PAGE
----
Women’s buttons are on the left side, while men’s are on the right side. Don’t believe me. Look at the pictures below or you can run to your room to check it.
This is a men’s shirt.
This is a women’s shirt.
There are various theories regarding it but mostly it’s historical. The most accepted theory for women as given by Melanie M. Moore, founder of women’s blouse brand Elizabeth & Clarke says,
When buttons were invented in the 13th century they were, like most new technology, very expensive. Wealthy women back then did not dress themselves — their lady’s maid did. Since most people were right-handed, this made it easier for someone standing across from you to button your dress.
Also it is said that women held their babies on their left hands, so they needed their right hand to open their shirt buttons for breastfeeding. Another says, wealthy women rode horses in the past so having the buttons on the left would reduce the amount of airflow entering ladies’ shirts.
As for men’s shirts, there are a few competing theories. Chloe Chapin, fashion historian and Harvard University Ph.D. candidate in American studies says,
I think it’s important to question which time period we’re talking about, since shirt and jacket buttons are a relatively new phenomenon. But as a general rule, many elements of men’s fashion can be traced back to the military. Once again, the right-handed assumption played a role since “access to a weapon practically trumped everything,” noting that a firearm tucked inside a shirt would be easier to reach from the dominant side.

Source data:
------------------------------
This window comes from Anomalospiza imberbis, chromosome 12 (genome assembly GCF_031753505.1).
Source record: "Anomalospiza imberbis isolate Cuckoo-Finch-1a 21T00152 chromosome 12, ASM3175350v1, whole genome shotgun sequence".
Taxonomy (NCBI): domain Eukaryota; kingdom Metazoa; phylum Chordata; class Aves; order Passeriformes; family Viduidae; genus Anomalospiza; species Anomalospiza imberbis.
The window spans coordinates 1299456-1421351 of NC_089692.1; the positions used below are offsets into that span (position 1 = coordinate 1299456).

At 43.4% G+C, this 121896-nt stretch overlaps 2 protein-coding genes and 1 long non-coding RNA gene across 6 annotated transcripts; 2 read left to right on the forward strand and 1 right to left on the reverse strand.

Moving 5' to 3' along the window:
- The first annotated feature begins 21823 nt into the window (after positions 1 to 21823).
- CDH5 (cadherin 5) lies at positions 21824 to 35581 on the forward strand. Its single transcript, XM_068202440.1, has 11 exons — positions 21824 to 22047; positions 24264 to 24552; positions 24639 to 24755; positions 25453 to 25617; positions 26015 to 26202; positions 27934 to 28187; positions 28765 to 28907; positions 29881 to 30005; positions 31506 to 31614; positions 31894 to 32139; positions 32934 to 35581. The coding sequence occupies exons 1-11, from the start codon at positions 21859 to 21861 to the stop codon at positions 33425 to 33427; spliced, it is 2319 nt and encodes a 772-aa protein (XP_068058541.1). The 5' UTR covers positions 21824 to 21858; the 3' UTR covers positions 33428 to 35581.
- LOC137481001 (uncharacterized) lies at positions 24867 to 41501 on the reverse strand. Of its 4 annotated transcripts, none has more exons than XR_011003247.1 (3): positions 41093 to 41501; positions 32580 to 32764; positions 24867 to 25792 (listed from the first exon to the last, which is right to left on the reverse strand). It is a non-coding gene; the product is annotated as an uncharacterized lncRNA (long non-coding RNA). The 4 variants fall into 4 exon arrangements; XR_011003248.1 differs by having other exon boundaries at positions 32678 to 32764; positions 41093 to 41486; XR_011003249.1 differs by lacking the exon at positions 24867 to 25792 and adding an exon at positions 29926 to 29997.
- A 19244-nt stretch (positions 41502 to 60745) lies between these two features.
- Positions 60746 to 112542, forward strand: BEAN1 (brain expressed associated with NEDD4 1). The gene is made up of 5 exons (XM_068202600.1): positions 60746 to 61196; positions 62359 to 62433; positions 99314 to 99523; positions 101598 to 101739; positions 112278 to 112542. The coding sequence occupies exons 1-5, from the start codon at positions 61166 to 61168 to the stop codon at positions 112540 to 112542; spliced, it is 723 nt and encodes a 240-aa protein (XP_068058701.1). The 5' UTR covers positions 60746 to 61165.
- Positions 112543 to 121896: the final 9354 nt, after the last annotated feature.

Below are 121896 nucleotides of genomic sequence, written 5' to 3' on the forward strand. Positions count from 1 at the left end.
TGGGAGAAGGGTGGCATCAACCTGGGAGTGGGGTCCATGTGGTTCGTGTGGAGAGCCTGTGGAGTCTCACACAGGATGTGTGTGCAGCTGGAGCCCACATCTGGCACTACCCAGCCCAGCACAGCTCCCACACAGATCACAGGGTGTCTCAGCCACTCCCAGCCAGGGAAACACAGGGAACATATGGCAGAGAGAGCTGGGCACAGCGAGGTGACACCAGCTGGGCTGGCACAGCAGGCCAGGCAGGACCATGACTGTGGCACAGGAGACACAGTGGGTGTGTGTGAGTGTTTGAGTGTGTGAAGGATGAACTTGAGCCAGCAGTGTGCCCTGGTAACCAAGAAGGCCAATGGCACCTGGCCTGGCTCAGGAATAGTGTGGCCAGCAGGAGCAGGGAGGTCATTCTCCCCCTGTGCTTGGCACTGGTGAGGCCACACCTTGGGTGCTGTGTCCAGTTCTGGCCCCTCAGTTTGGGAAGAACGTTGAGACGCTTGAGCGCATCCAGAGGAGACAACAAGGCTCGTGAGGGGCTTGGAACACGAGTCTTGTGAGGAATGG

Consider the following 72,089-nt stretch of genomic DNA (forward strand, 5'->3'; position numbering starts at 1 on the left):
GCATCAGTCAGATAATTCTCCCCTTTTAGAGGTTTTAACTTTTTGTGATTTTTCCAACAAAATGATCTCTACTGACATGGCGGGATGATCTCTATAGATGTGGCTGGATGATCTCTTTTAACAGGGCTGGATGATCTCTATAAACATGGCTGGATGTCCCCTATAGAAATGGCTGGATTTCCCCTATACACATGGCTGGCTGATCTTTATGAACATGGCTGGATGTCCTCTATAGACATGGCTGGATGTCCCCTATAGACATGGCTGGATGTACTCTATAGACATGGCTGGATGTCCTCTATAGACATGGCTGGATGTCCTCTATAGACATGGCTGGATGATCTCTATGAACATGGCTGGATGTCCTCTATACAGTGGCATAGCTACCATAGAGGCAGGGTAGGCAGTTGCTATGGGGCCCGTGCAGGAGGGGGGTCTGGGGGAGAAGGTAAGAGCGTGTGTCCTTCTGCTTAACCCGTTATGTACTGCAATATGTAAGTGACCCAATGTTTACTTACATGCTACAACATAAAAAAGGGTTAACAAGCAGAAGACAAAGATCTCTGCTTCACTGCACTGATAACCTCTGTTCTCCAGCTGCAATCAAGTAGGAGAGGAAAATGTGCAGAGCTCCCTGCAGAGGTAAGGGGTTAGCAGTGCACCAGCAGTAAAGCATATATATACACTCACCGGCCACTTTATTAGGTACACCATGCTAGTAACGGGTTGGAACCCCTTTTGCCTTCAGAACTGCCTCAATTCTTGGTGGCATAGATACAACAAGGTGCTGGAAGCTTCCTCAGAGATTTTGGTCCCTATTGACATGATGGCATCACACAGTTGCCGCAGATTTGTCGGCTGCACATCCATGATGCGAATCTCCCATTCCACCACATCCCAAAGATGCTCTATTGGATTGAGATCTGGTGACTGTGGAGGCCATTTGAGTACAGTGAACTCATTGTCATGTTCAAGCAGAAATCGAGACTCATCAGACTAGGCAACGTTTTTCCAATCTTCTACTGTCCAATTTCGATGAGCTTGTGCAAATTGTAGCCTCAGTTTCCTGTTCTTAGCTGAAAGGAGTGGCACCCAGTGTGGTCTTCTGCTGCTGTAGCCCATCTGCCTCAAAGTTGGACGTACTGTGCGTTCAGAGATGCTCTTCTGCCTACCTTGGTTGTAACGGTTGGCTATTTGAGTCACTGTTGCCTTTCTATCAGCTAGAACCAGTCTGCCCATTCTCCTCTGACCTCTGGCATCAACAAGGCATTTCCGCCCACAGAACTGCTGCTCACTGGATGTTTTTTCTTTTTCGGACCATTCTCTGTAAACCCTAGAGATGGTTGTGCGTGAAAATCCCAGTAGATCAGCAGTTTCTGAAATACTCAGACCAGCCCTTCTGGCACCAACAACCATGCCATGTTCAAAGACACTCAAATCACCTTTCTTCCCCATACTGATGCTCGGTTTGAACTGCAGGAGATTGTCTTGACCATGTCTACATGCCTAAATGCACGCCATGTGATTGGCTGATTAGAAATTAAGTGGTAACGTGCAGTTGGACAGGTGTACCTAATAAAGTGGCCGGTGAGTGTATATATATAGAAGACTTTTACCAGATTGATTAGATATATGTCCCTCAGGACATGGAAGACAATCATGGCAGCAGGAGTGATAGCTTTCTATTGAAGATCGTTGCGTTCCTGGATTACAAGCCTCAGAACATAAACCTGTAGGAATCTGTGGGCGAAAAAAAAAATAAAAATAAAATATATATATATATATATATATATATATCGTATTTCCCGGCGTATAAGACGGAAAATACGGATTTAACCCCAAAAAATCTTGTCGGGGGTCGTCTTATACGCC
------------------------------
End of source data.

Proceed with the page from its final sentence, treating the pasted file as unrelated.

Paul Keers, author of “A Gentleman’s Wardrobe” says,
If a jacket buttoned right over left, the handle of the sword would be likely to catch in the jacket opening when drawn, so any serious swordsman would demand a tunic which buttoned left over right. As an indication of a masculine lifestyle, this tradition was then extended to other items of menswear.
Another theory for this tradition given by Chapin is,
In the 1880s, it was fashionable for women’s clothing to look more traditionally masculine. However, it was illegal in many places to be dressed like a man in public, so perhaps having a difference in buttoning confirmed that you were wearing a female dress.
There is no hard and fast rule to make shirt buttons on opposite sides. But people continue this little tradition of the past. No one really knows the exact reason but one thing is clear. Button fashion stood the test of time.